At a recent dinner marking the twenty fifth anniversary of our local yeshivah elementary school, our community gathered to pay tribute to everyone who had worked tirelessly and with great self-sacrifice to found and sustain this institution. In his congratulatory remarks, my husband, Reb Michel, shlita, related the following story: When Napoleon’s army entered the city of Volozhin, the emperor sent an emissary to seek out the legendary Reb Chaim Volozhiner, whose reputation as a person of great wisdom and vision was known even in the non-Jewish world. It was late at night, and the only visible light emanated from the beis hamidrash. The messenger entered and saw an elderly man immersed in study. He asked him where he might find the venerable sage whose miraculous powers were renowned. Reb Chaim responded that he was this person, but he did not possess any of the abilities attributed to him. Shortly thereafter, a royal carriage arrived to take Reb Chaim to Napoleon, who was very respectful of the learned rabbis of Israel. The emperor presented him with an urgent question, encouraging Reb Chaim to be direct and frank and assuring him that he would not be punished regardless of what he said. Napoleon wanted to know if his legions would prevail against the Russians in the upcoming battle. Reb Chaim answered with a parable: A prince and his entourage were once traveling when they encountered a patch of quicksand. The prince’s carriage and four thoroughbred horses sank into the ground, and all efforts to extricate them were to no avail.
Moments later, a simple farmer driving a wagon pulled by three scrawny horses came to the same spot and also began to sink. The farmer cracked his whip, and to the prince’s surprise the horses successfully freed the wagon from the quicksand. Astounded, the prince asked the farmer how he had managed such a remarkable feat. The farmer’s response was most enlightening. He explained that the prince’s horses were unquestionably of superior quality— young, strong, and of impeccable pedigree. However, each came from a different country and had been trained differently. When they tried to pull the carriage out of the mire, they pulled at different times and in different directions, with the result that it remained stuck. “My inferior horses,” he continued, “have one great advantage—they are a family unit consisting of a mother and her two offspring. When they pull, they pull in the same direction.” Reb Chaim’s prediction was that Napoleon would lose. As well-trained and impressive as his army was, it consisted of handpicked soldiers from different countries and of different persuasions, who would probably welcome the downfall of some of the army’s units due to ethnic strife and competition.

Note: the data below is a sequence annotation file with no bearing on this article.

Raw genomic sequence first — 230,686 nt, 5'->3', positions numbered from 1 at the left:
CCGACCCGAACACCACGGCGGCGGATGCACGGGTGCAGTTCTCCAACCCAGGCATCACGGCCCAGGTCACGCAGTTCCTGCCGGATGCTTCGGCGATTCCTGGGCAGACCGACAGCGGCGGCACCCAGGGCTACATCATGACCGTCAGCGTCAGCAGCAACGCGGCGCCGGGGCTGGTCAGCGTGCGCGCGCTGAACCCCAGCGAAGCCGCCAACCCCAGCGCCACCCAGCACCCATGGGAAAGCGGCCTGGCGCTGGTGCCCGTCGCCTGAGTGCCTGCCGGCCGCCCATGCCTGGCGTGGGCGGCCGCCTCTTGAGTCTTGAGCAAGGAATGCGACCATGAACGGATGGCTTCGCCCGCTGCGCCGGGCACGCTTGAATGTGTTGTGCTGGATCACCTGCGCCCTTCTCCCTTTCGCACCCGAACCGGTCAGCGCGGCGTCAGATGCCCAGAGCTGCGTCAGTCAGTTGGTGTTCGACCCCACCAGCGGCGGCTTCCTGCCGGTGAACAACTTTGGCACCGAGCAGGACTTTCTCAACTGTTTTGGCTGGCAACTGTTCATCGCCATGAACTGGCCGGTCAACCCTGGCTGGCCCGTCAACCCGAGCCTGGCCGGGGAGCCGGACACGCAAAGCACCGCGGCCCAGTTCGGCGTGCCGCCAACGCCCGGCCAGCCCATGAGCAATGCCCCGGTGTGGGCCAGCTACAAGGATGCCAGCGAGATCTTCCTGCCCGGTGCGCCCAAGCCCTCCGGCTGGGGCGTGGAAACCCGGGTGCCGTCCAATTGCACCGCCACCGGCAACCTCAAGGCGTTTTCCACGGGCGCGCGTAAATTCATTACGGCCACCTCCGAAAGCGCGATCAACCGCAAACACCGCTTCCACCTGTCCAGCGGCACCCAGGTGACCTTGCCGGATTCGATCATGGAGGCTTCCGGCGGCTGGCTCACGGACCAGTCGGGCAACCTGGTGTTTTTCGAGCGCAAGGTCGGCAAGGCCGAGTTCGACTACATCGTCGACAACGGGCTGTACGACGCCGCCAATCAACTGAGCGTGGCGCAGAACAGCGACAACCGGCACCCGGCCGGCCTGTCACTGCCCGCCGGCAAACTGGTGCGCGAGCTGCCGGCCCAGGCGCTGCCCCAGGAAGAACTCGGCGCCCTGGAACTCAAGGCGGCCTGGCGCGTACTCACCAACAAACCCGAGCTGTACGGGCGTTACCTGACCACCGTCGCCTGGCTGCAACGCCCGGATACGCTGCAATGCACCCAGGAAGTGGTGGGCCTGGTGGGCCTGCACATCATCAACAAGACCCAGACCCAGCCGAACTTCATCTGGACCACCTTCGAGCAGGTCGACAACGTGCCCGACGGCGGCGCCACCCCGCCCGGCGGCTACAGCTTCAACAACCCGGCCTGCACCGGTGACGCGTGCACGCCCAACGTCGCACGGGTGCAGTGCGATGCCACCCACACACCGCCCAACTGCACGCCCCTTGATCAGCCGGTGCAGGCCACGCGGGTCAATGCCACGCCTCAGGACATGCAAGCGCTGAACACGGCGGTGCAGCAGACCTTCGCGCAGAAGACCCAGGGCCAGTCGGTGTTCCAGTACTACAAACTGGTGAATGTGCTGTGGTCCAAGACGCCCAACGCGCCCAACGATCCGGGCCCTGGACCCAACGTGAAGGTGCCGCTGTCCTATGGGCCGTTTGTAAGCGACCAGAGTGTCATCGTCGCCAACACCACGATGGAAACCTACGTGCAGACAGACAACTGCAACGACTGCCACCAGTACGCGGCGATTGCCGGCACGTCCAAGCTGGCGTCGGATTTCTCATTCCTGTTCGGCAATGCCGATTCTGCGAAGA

By contrast, despite their inferior strength and training, the Russians were all defending their homeland and were thus of one spirit, fighting for a common cause. The outcome, of course, was as Reb Chaim predicted. The gist of my husband’s remarks was that the evening was not about individual honorees; rather, it celebrated a community that pooled its strengths and pulled together in the same direction, inspired and fueled by a common goal. When this is the case, even the most improbable dreams can be achieved. He also invoked the epic event of the giving of the Torah as further proof of this principle. As our Sages explained, the Jewish people merited to receive the Torah, the greatest of all treasures, because they camped at the foot of the mountain “as one person with one heart.” Without this unity, we would not have merited to receive the Torah. On a personal level, unity can only be achieved by setting aside our own agendas in deference to others. This requires overcoming our natural tendency toward self-absorption, noticing other people and trying to be sensitive to the different realities of their lives. An historic case in point was the tragic episode of Kayin and Hevel. The venerable and insightful Rabbi Sorotzkin, whom we met in Brazil many years ago, offered the following insight.